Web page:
The Equal Employment Opportunity Commission changes leadership hands and makes history in the process. Vice Chair Jenny Yang is being bumped up to chair of the commission and, in the process, is the first Asian-American chair of the commission. President Obama appointed Yang this week. She has served as vice chair of the EEOC since April. The EEOC’s role is to enforce federal laws prohibiting employment discrimination. As part of the commission, Yang has led a comprehensive review of the agency’s program dealing with allegations of discrimination. (Equal Employment Opportunity Commission)
Ebola spreads to a third American. The aid group SIM USA said Tuesday that one of its doctors was infected while treating patients in Liberia’s capital city. The doctor isolated himself when he first experienced symptoms, SIM USA said in a statement. It’s not yet known how he contracted ebola. SIM USA is scheduled to hold a press conference today to provide an update on the doctor’s condition. Also Tuesday, both the director of the U.S. Centers for Disease Control and Prevention and the United Nations coordinator for Ebola said in different announcements that the outbreak is getting worse. David Navarro, the United Nations coordinator said the outbreak is “acelerating before us.” (SIM USA)
The Environmental Protection Agency keeps coddling an employee who the agency’s inspector general says assaulted her months ago. The Washington Times reports that the lawyer of IG special agent Elisabeth Heller Drake sent a letter to the House Committee on Oversight and Government Reform detailing her complaints. Drake has been trying to looking into the EPA’s homeland security office. But her attempts to conduct a routine interview escalated quickly, ended with her filing an assault complaint against Steven Williams, an intelligence adviser in the office. Drake’s beef now is that the EPA has not taken action since that assault complaint. The Times reports that an EPA spokeswoman declined to comment. (Washington Times)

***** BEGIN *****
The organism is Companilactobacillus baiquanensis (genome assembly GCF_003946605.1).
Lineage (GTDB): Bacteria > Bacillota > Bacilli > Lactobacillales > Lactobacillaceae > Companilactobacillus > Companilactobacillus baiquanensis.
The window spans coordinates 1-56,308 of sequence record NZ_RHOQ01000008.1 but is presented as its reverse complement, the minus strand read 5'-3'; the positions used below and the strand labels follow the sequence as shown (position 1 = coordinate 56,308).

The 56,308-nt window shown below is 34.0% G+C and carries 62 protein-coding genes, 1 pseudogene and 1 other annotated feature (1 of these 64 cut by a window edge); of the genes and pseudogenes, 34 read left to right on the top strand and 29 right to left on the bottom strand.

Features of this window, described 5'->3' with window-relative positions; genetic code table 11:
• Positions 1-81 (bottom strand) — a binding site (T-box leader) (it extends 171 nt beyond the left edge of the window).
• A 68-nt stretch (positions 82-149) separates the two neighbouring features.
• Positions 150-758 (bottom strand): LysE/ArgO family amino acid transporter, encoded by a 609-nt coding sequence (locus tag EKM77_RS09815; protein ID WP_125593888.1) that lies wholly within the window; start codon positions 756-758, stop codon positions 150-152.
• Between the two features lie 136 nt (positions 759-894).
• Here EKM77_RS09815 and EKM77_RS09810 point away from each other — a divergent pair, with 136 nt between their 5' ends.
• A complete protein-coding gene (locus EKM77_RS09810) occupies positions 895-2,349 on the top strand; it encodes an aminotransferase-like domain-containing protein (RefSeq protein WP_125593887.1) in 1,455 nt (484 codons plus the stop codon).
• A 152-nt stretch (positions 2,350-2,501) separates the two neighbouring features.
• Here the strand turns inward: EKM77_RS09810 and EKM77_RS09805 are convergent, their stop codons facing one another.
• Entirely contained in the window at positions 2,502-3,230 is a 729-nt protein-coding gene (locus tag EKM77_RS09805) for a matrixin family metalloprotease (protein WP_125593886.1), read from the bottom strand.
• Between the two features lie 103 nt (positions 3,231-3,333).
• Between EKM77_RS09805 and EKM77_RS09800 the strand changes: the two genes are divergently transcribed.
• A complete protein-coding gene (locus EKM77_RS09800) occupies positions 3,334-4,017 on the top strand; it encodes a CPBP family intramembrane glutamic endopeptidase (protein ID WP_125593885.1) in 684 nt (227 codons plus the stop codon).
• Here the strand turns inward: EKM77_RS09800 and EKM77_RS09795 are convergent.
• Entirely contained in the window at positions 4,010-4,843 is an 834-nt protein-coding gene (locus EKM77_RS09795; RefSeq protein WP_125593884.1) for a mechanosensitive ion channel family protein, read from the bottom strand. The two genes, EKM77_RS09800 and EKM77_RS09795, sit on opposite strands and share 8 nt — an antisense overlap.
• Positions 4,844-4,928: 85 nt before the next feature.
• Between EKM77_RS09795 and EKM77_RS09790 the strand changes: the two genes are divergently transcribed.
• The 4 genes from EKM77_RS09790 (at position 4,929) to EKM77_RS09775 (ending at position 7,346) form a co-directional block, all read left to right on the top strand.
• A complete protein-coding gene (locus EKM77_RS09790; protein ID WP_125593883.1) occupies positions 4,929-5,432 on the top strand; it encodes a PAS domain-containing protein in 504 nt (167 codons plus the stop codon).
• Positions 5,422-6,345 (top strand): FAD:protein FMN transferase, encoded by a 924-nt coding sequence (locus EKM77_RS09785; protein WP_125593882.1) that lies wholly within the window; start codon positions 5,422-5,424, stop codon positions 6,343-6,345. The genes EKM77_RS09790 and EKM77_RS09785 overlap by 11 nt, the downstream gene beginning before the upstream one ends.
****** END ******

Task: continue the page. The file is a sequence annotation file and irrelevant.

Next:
The Defense Department is adding 350 troops to help protect the American Embassy in Baghdad. That will raise the number of forces in Iraq to more than 1,000. The Pentagon says, most of the new troops will come from the Army and Marine Corps ranks in Central Command. The buildup comes following threats from Islamic State militants. Administration officials worry about the approach of the 9/11 anniversary. (Associated Press)
If the bosses of a Somalia-based terror gang thought they were being fingered by the United States, they were right. The Pentagon confirmed that the leadership of the al-Shabab extremist group was the target of Monday night’s air strikes. Spokesman Rear Adm. John Kirby sayid officials haven’t confirmed whether al Shabab’s commander, Ahmed Abdi Godane, was among those killed. The strike was carried out by special operations forces. They used both manned and unmanned aircraft firing Hellfire missiles and other guided munitions. Kirby said if Godane was killed, it would be a significant blow to the Al-Qaida-aligned group. (Associated Press)
Tom Temin is the host of The Federal Drive, which airs from 6-9 a.m. on 1500 AM in the Washington, DC region and online everywhere. Tom has 30 years experience in journalism, mostly in technology markets. Before coming to Federal News Radio, he was a long-serving editor-in-chief of Government Computer News and Washington Technology magazines.